“That case is just beginning. He’s presumed innocent until proven guilty. We understand that, but the point is that we’re investigating officers, and law enforcement agencies routinely investigate officer misconduct,” Hotsenpiller said.

“We want to demonstrate to the public that we hold officers accountable. They can have confidence that officers will be held accountable if they engage in illegal activity or misconduct.”

A second recent law, Senate Bill 166, requires agencies to inform the Peace Officers Standards and Training (POST) board when an investigation determines an officer was knowingly untruthful as part of his or her official duties.

If, after an appeals process, that determination is upheld, POST is now required to revoke the officer’s certification, meaning that person cannot be a sworn officer in the state of Colorado.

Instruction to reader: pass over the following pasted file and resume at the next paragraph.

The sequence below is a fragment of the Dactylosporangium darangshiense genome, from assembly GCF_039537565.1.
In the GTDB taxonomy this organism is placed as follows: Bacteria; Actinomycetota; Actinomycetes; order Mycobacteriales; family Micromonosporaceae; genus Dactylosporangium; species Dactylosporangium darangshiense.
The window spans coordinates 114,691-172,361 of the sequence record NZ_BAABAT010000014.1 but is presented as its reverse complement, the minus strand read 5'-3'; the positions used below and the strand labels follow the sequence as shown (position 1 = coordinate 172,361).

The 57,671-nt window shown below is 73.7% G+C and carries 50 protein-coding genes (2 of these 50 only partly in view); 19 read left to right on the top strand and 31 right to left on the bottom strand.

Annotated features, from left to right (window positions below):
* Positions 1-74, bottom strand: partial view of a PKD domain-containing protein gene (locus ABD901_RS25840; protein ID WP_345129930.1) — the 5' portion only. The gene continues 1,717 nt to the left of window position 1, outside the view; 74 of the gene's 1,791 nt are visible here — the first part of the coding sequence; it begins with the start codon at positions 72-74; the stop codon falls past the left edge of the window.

“That’s a good thing,” Hall said.

“That’s probably going to mean more than just a report that ‘I didn’t like the way the officer treated me during a traffic stop.’ Most agencies are going to try to figure out what happened, but not launch an internal investigation,” said Hotsenpiller.

“What we’re talking about is receiving some credible evidence that the officer made an untruthful statement in or on an official criminal justice record; while testifying under oath, including in an affidavit, or during an internal affairs investigation.”

Most agencies already investigate reports of official lack of candor; the new law requires them to complete that investigation, regardless whether the subject officer remains employed at the agency.